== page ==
Psychology Ch. 14 & 15 test

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Terms in this set (...)

personality
the patterns of feelings, motives, and behavior that set people apart from one another
trait
an aspect of personality that is considered to be reasonably stable
Gordon Allport
the psychologist who suggested that traits can be inherited and are fixed in the nervous system; made a dictionary of traits to describe personality
agreeableness
the tendancy to go alone with what other people want; one of the BIG5
extroversion
excitablility, sociability, and talkativeness; one of the BIG5
conciencousness
high levels of thoughtfulness, with good impulse control; one of the BIG5
emotional stability/instability (neuroticism)
anxiety, mood swings, depression, irritability; one of the BIG5
openness
openness to new experiences, imagination, insight; one of the BIG5
Hans Eysenck
the psychologist who proposed two personality dimensions: introversion-extroversion and stability-instability
introversion
Hans Eysenck theory - means shy personality
extroversion
Hans Eysenck theory - means outgoing personality
stability
Hans Eysenck theory - means laid back, solid personality
instability
Hans Eysenck theory - means drama seeking personality
Sigmund Freud
the psychologist who proposed the "inner conflict" approach to personality theory; believed the unconcious holds the deepest thoughts, fears, urges, desires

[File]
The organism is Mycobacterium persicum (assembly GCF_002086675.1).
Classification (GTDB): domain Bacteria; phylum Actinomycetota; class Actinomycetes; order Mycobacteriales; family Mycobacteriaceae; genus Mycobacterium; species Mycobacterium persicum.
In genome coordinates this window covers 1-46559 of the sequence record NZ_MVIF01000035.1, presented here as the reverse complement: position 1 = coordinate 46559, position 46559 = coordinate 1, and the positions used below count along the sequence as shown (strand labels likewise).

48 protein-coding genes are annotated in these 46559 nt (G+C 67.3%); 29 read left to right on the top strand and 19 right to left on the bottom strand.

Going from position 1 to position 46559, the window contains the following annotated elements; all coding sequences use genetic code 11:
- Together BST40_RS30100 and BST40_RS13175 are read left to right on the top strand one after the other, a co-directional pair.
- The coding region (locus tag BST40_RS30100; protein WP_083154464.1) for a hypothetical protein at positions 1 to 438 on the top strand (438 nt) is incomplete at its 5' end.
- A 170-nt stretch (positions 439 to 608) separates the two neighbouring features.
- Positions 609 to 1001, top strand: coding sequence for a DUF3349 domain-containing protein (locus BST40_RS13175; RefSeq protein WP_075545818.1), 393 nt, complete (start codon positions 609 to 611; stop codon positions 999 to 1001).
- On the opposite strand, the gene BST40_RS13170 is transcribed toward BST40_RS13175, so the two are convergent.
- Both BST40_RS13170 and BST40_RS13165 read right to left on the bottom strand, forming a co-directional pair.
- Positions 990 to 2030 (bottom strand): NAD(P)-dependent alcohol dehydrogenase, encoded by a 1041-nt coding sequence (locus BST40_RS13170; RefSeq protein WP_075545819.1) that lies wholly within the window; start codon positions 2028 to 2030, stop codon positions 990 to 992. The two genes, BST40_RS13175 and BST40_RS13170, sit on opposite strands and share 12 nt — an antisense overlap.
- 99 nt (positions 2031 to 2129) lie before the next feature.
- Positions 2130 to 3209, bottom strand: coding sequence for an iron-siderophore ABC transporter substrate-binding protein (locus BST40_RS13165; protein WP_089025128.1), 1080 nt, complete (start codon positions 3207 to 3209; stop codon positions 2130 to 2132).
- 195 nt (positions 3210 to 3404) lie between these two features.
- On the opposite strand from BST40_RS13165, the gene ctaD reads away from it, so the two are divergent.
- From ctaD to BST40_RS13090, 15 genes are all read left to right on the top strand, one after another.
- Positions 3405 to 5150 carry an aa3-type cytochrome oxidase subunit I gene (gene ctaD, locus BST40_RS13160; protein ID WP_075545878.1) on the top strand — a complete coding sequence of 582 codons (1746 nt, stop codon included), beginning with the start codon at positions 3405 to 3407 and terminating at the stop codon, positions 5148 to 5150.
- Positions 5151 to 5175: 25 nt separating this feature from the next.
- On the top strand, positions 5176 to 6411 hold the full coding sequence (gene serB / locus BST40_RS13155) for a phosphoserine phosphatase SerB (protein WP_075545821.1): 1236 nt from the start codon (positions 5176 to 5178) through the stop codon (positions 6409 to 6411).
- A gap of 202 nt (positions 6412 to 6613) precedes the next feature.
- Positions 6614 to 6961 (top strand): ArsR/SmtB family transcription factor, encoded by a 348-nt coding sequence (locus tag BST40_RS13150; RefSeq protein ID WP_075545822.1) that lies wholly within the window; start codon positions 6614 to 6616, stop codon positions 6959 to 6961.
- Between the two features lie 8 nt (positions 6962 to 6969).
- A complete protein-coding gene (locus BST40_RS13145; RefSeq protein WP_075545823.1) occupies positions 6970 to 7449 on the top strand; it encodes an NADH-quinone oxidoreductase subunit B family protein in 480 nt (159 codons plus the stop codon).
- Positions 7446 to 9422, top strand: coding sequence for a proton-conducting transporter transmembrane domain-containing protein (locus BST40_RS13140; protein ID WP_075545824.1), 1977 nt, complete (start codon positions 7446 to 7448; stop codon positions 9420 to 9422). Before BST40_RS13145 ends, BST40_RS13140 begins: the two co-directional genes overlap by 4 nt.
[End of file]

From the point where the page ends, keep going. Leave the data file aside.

id
Freud theory - structure of the mind that demands instant gratification; follows the PLEASURE PRINCIPLE
ego
Freud theory - structure of the mind that shows reason and good sense; follows the REALITY PRINCIPLE
superego
Freud theory - structure of the mind that demands morality, values, and standards; follows the MORAL PRINCIPLE
denial
DEFENSE MECHANISM in which a person refuses to accept the reality of anything that is bad
repression
DEFENSE MECHANISM that removes anxiety-causing ideas from the conscious awareness by pushing them back into the unconscious
reaction formation
DEFENSE MECHANISM when you put on a happy face to hide or mask how you are really feeling
sublimation
DEFENSE MECHANISM when you turn something critical/negative into something positive to cope
displacement
DEFENSE MECHANISM when you take out anger and frustration on the wrong person; misplaced emotion
regression
DEFENSE MECHANISM in which you start acting younger than what you really are
projection
DEFENSE MECHANISM in which you see your own flaws in someone else
rationalization
DEFENSE MECHANISM when you see the realistic side of things
defense mechanisms
methods the ego uses to avoid recognizing ideas/emotions that may cause anxiety; we have no control over them; part of Freud theory
Carl Jung
the psychiatrist who proposed the idea of the collective unconcious and archetypes
collective unconcious
Carl Jung theory - store of human concepts shared by all people across all cultures
archetypes
Carl Jung theory - ideas and images of the accumulated experience of all human beings
sense of self
Carl Jung theory - the gut feeling you get, impulsed by some unknown intuition
Alfred Adler
the psychologist who believed that people are motivated by a need to overcome feelings of inferiority; self awareness plays a major roll in the formation of personality; the creative self
creative self
Alfred Adler theory - strives to overcome obsticles and develop individuals unique potential
Karen Horney (hehe)
the psychologist that believed strongly in the importance of childhood experiences and parent-child relationships; basic anxiety
basic anxiety
Karen Horney theory - insecurity children develop from neglectful parents
Erik Erikson
the psychologist who proposed an eight-stage theory of psychological development; importance of mother-infant relationship; trust vs. untrust; believed the ideal time to trust is infancy